Intel® Core™ i5 Processor - Overview
Integrated memory controller enables two channels of high-speed DDR3 1333 MHz memory. This memory controller's lower latency and higher memory bandwidth delivers amazing performance for data-intensive applications.
The i5's have two memory "channels". You can set your board up to run in single channel mode (which is what you've done by having that odd third stick of RAM), but because the i5's have so much bandwidth, they benefit from using two channels at the same time.
However, in order to get dual channel to work, you have to place your RAM in the right slots. The dimm slots are colored differently for this very reason, so as to identify which channel is which. LGA 1156 motherboards (and that's what you have if you have an i5) use either 4GB's of RAM for dual channel, or 8GB's; they do not use 6GB's. 6GB's of RAM is typical of an LGA 1366 motherboard which has a triple channel memory controller.
Since you're using 6GB's of RAM, you have an extra stick populating the second channel, only because that second channel is not full (ie, not a fourth stick of RAM making 8GB's) your board defaults to single channel. In short, you're not getting the most out of your memory.
I thought that was odd, especially since this came from Dell. If you mistakenly have an i7 (an lga 1366 and not an lga 1156 i7) then your memory configuration would make perfect sense, but since you have an i5, it's a puzzler how Dell let you configure the machine this way?
You will get better performance if you remove the odd stick of RAM or add the fourth. Yes, generally speaking the more RAM you have the better your machine will perform, but not in your case... either remove the odd stick or get another bringing you to the full 8GB's.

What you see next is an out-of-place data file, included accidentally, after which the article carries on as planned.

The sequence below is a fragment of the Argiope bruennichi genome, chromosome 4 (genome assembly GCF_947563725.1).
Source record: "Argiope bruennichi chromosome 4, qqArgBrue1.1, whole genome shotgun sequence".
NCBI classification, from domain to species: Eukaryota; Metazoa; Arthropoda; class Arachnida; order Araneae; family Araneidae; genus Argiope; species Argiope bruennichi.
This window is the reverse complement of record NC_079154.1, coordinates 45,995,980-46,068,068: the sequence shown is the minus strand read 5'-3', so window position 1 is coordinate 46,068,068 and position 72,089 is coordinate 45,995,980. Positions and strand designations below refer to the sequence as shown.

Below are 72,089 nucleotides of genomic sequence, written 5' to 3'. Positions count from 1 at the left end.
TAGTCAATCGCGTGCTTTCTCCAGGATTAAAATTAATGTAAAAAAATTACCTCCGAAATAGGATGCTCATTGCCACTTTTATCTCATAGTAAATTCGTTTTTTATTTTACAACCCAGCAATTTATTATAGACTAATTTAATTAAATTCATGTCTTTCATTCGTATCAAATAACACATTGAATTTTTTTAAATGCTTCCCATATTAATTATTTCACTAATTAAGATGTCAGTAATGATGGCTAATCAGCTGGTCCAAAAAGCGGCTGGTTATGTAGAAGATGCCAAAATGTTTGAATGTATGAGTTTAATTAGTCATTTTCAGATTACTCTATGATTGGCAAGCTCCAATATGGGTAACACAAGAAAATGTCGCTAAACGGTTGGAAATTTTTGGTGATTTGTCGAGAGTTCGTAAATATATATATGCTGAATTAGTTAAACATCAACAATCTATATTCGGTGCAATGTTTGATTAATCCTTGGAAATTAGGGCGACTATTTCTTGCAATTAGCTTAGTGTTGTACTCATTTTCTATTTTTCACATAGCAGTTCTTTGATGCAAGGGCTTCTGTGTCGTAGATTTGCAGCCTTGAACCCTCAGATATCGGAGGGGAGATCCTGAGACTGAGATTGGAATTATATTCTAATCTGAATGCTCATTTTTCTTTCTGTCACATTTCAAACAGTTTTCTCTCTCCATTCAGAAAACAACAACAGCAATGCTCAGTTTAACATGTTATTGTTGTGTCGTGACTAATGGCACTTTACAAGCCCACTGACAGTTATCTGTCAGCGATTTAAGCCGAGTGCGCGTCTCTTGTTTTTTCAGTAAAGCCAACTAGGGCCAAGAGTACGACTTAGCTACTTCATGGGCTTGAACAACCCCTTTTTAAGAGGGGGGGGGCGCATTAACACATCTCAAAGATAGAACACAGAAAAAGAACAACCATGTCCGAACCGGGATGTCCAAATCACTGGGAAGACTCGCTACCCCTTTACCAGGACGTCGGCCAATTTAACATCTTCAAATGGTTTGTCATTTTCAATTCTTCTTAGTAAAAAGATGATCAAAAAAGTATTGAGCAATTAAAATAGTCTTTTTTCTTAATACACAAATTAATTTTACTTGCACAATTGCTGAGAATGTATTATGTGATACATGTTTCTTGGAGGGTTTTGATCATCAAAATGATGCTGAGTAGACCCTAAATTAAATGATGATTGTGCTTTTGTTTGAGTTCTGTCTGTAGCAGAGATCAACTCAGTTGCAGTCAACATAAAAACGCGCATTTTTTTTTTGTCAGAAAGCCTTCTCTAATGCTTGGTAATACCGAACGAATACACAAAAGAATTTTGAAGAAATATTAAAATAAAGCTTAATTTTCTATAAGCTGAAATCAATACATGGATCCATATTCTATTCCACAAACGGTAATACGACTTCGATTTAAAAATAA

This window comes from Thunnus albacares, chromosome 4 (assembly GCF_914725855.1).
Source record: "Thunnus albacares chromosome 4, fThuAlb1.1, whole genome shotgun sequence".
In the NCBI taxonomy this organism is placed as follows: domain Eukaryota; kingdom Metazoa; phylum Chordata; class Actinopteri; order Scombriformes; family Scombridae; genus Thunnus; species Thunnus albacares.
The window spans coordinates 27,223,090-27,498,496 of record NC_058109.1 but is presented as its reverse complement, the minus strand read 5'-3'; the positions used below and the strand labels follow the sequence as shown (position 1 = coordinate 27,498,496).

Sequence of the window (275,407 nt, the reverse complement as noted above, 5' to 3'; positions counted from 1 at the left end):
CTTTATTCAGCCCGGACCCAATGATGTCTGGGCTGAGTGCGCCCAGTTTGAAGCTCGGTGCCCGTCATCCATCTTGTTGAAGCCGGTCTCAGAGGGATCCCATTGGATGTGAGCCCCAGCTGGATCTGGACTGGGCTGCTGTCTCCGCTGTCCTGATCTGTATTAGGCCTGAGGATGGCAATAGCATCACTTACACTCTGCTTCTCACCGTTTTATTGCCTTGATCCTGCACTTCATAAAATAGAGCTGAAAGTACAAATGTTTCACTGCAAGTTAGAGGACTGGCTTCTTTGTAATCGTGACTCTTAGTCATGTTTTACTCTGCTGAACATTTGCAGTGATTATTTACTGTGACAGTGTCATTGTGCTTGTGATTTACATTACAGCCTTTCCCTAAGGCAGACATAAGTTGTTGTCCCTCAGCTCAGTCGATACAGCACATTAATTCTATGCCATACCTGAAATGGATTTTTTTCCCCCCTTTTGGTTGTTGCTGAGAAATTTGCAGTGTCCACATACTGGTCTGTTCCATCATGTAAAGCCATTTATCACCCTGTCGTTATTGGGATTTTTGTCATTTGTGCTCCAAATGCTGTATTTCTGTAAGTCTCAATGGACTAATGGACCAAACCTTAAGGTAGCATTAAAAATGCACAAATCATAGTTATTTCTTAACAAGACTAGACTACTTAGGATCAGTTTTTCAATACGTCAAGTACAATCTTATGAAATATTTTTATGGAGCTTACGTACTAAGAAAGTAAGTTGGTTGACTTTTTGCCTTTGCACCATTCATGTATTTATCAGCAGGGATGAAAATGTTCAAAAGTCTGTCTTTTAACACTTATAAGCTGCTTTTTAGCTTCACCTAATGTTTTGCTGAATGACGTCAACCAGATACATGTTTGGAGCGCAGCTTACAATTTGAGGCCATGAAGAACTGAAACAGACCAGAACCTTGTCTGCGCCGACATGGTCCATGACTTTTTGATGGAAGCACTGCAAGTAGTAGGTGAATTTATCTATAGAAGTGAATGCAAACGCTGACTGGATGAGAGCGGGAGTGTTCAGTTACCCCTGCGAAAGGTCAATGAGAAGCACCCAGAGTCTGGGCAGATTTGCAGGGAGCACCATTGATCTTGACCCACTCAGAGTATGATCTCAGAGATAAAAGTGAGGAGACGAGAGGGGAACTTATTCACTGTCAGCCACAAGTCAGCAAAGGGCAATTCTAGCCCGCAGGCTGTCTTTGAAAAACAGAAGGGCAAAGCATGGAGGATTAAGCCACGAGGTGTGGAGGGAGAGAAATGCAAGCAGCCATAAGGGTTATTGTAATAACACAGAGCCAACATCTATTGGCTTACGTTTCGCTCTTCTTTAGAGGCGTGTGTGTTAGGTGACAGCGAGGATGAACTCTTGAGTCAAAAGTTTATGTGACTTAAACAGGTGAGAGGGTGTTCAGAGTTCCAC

If you're a gamer, then don't waste your money on a fourth stick as you will see no performance gains at all... no game uses more than 2GB's of RAM. If you can actually use all 8GB's of RAM, like with some CAD program, then get it, but if you can't, then don't bother.
As for disabling your page file, that is one huge internet myth that refuses to go away. It really won't bring you any sort of performance gains whatsoever... besides, no matter what you do trying to disable the page file, Windows will always
create for itself a page file... so you can end up actually decreasing performance. Some guys have said that it's better to have the page file on another drive (not another partition on the same drive, but on a separate drive), yet, despite their insistence that performance increases, nobody, nowhere has actually ever demonstrated that with benchmarks that prove the point. If they had, everyone would be doing it who could benefit from it.
Windows does a very good job of managing the page file all on its own; let it. With the size of hard drives today, and the large amounts of RAM in most people's systems (4GB's or more) there is absolutely no need for this.
As for ReadyBoost: there is no performance gain to be had if you have 4GB's of RAM or more. RB is/was for systems that had less than 2GB's. http://blogs.technet.com/b/askperf/a...eadyboost.aspx